Agency: GTR | Branch: Innovate UK | Program: | Phase: Fast Track | Award Amount: 74.78K | Year: 2012

The evaluation and development of UK low toxicity (green) propellants, thruster, tank and propulsion architectures for future spacecraft and satellite missions.

Agency: Cordis | Branch: FP7 | Program: CP | Phase: SPA.2010.2.1-04;SPA.2010.2.3-2 | Award Amount: 2.83M | Year: 2011

The goal of this project is to develop and flight test a novel, low cost/riskdeorbiting device based on a 25-m squared Solar Sail with a total mass (including the satellite platform) of 3 kg. The approach will be to modify Solar Sail deployment technology for use as a satellite and/or rocket upper stage deorbiting system. The effectiveness of such deorbiting device is predicted to be high at altitudes lower than 900 km for minisatellites (20 to 500 kg) if deorbiting time constraints of 25 years are being considered. Recent studies show an increasing probability of collisions between intact spacecraft and debris. If no countermeasures are taken, the number of debris particles will grow with a growth rate in the order of up to 5% per year. The historical practice of abandoning spacecraft and upper stages at the end of mission life has resulted in 8,500 tones of space debris in low earth orbit. The uncontrolled growth of the space debris population has to be avoided in order to enable safe operations in space for the future.However, reviews by panels of independent international experts have repeatedly failed to identify a single plan which is both technically feasible in the near-term and economically viable. The consortium will design and develop a state of the art deorbiting system foe LEO satellites and upper stages with a mass less than 500 kg. The deorbiting system will be deployed after the useful time of the satellite/upper stage and will be used to remove/deorbit the object from its orbit within 25 years as required by Space Agency recommendations. An example of the kind of impact this project can have is that if one assumes that all satellites and upper stages with a mass < 500 kg launched after 2013 to 2020 would hypothetically carry the proposed deorbiting system developed by the DEOBRIT-SAIL team space, debris (> 10 cm) will be reduced by 70%.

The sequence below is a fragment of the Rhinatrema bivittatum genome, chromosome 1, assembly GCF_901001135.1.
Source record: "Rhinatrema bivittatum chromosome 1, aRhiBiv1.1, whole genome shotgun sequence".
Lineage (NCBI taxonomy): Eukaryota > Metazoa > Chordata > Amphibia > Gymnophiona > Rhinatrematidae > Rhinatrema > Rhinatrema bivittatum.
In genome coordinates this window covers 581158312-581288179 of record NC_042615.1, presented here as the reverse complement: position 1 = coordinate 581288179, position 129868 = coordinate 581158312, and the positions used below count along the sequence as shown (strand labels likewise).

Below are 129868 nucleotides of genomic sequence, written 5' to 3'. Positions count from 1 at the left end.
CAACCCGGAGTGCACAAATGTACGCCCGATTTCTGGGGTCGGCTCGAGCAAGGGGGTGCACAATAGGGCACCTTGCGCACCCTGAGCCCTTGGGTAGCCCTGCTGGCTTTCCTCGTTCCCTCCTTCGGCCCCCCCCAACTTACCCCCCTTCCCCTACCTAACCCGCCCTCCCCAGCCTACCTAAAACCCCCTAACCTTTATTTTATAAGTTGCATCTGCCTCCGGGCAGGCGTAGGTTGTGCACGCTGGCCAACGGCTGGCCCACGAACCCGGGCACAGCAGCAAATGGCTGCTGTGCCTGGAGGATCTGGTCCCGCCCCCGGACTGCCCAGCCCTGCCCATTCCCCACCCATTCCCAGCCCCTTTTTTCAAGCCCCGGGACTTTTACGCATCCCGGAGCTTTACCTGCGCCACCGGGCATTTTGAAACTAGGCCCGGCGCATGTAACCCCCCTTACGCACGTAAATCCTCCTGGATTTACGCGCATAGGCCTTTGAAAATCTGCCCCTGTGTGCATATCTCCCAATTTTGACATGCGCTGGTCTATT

Agency: Cordis | Branch: FP7 | Program: CP-FP | Phase: SPA.2013.2.3-02 | Award Amount: 11.73M | Year: 2013

A huge amount of debris has progressively been generated since the beginning of the space era. Most of the objects launched into space are still orbiting the Earth and today these object and their by-products represent a threat both in space and on Earth. In Space, debris lead to collisions and therefore to damages to operational satellites. For both issues, a credible solution has emerged over the recent years: actively removing heavy debris objects by capturing them and then either disposing them by destructive re-entry in Earth atmosphere or disposing them in graveyard orbits. The REMOVEDEBRIS project aims to demonstrate key technologies for ADR in these three main domains by performing in-orbit demonstrations representative of an ADR mission. The specific key technologies that will be demonstrated as part of this project are: (i) Capture technologies such as nets and harpoons (ii) De-orbiting technologies such as electric propulsion and drag augmentation (iii) Proximity Rendezvous operations technologies based on vision-based navigation. The technology demonstrations will be carried in orbit using a micro satellite test-bed, a worlds first. The micro satellite will carry the ADR payloads together with 2 deployable nanosatellites (CubeSats). Through a series of operations, the nanonsatellites will be ejected, re-captured, inspected and de-orbited, thereby demonstrating the ADR key technologies.